But why September 11? What are the origins of the development of integrationism in the Arab countries? This issue is of great importance. In my opinion, once resolved, it should enable us to avoid such gaps as: “the clash of civilizations”, or the “Arab exception”, or simply racism. Islamic integrationism is NOT an Arab exception, it is only the consequence of a succession of factors, and it is NOT a fatality either. I would like to offer the reader a list of facts, which contributed to the subordination of the political by religion, as I read in most of the studies on this issue. These facts are:
- The amazing amount of armed conflicts on Arab soil, and remaining external enemies. 6 conventional wars, numerous regional clashes and 5 civil wars gave birth to the best armed countries in the world. The war lords imposing their laws has become normal and the governments have developed a moralising role, subordinated to the “sacred mission”. According to this logic, each debate on the means and ends is considered as subversive and blasphemous, and pluralism has been excluded from political action.
- The identity crisis of the Arab countries stemming from the decolonisation process and the constant involvement of Western countries has not yet been resolved. So, the rejection of Western values follows from the reaction: “I am opposed to their values, therefore I can exist”.
- The blocking of movements which wanted to reform society in depth, which come from the end of the 19th and the beginning of the 20th century.
- The loss of popularity of the current governments, for several reasons. The decrease in oil prices does not allow the governments to support their social programs, which puts into question the social contract which existed before. The successive military failures on the other hand, if they create a national support movement in a short perspective, provoke, on the contrary, in a longer perspective, a loss of trust in the latter. And, finally, the governments which lost their credit by compromising themselves with Western countries or by having been involved in corruption.
- The spread of political Islam by the universities. During the Cold War, the Islamic student movements were supported by the governments, in order to counter the far-left, Marxist movements. And in Algeria, the arabisation within the universities developed from the 1970s onwards, with the support of teachers coming from Egypt or Syria and who are often highly influenced by the ideology of the Muslim Brothers.
- The first shift of the core of the Arab world from Egypt to Saudi Arabia, following the oil crises from 1973 onwards, the Yom Kippur War and the economic crisis, which Egypt had to face. Saudi Arabia, beyond its quasi-monopolistic influence, has always been financing networks, political parties, pressure groups and even insurrection movements in the cases of Syria, Lebanon and Afghanistan.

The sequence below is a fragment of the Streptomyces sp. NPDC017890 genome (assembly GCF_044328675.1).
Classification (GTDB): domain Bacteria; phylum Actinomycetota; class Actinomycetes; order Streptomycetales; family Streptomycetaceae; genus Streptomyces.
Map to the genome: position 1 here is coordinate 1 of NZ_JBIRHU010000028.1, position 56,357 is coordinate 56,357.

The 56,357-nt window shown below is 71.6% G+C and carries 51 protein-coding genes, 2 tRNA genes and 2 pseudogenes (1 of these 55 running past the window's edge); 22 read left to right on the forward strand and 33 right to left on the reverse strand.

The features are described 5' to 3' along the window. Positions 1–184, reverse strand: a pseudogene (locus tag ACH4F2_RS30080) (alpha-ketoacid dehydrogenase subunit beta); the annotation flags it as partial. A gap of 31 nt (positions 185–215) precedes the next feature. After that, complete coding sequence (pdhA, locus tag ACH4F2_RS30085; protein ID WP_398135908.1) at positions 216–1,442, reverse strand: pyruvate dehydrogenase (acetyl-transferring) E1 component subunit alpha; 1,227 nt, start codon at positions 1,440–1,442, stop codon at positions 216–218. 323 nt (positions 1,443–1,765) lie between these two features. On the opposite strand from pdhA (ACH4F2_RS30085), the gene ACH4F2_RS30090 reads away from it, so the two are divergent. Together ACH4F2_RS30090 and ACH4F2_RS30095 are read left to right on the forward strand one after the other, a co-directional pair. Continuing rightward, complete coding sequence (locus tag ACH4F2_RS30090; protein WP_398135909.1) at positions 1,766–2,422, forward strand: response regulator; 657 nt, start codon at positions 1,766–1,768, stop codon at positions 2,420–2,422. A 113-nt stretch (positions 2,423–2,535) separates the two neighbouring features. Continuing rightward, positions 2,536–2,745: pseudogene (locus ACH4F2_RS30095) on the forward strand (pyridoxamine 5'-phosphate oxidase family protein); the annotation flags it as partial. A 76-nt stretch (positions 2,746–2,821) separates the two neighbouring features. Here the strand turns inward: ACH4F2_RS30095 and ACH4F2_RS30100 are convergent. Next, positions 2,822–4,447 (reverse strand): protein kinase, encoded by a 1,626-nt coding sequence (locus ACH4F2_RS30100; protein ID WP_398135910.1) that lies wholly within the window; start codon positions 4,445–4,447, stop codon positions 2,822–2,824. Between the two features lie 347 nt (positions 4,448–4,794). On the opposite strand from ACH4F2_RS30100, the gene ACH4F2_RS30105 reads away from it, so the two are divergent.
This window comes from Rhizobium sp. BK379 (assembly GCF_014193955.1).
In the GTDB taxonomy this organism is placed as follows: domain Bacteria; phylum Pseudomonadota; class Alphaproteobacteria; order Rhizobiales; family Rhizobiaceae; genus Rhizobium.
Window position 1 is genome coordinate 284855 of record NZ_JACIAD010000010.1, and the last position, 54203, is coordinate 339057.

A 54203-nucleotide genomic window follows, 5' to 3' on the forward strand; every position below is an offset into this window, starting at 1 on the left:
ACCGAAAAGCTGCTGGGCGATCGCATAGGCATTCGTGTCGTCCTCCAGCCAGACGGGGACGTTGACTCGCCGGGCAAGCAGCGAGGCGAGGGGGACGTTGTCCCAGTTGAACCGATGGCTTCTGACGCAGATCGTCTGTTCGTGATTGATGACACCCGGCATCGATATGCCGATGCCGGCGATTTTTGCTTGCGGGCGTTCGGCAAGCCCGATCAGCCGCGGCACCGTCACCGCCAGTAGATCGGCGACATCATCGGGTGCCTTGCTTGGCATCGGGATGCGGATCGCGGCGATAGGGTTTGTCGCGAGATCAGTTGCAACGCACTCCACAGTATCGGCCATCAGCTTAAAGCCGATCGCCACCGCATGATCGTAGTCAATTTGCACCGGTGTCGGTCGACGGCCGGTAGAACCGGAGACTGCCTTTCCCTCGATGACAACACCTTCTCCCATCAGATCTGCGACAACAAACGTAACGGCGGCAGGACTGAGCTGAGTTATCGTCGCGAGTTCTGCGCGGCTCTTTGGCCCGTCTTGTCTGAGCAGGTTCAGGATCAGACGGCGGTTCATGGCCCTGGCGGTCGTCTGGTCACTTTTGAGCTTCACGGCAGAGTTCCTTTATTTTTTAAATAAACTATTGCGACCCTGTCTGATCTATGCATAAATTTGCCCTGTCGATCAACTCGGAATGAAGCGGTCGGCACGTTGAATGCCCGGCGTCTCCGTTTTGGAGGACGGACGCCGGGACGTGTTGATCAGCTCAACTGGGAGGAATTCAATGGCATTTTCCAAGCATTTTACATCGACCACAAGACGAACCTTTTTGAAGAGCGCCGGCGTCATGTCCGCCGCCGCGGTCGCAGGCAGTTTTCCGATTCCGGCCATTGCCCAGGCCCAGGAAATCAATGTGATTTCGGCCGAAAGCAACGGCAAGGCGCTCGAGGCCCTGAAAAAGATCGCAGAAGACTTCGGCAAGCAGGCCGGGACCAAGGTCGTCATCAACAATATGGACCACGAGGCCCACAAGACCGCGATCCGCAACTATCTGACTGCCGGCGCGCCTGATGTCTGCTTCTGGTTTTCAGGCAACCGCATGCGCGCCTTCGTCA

- Financial support of religious proselytism by the Islamic banks.
- The Iranian Revolution and the conquest of power by the Shiite integrism of Ayatollah Khomeini have also considerably influenced the Islamic countries, above all in Shiite countries, such as Afghanistan and Lebanon, and through the alliance with Syria. The recent loss of the influence that Saudi Arabia used to have on the integrationist movements, due to its revealed dependence on U.S. policy, has also put the integrationist movements under Iranian leadership.
- The level of economic and political underdevelopment, as well as social plight make frustrations greater and constitute an environment favourable to the development of integrationism.
- The involvement of Western countries. Before September 11th, the United States preferred to support integrationist movements and policies, because these were considered as potential partners, more trustworthy than the Arab nationalists who make theirs reason, technology and progress. Oil left aside, the United States did not pursue any other determined goal. A big strategic mistake, though. The U.S. are the ones that supported the fundamentalist movements throughout Pakistan during the war in Afghanistan. Then, this country has become the first provider in revolutionary integrationists, trained to armed struggle technologies.
- The Gulf War of 1990/91 was perceived everywhere as the clash between the East and the West.
- Finally, the well-off and the intelligentsia, too much involved in their governments were not able to play their role of censor. However, this role is absolutely necessary to the good development of democracy and pluralism.
I would conclude by saying that we must not forget all the famous Islamic thinkers who struggled for tolerance and open-mindedness… Maybe all of us should make the effort to learn more about the philosophy of the Arab, Islamic countries, so that we too would open up and leave egocentricity, which characterises every nation and every human being nowadays, behind.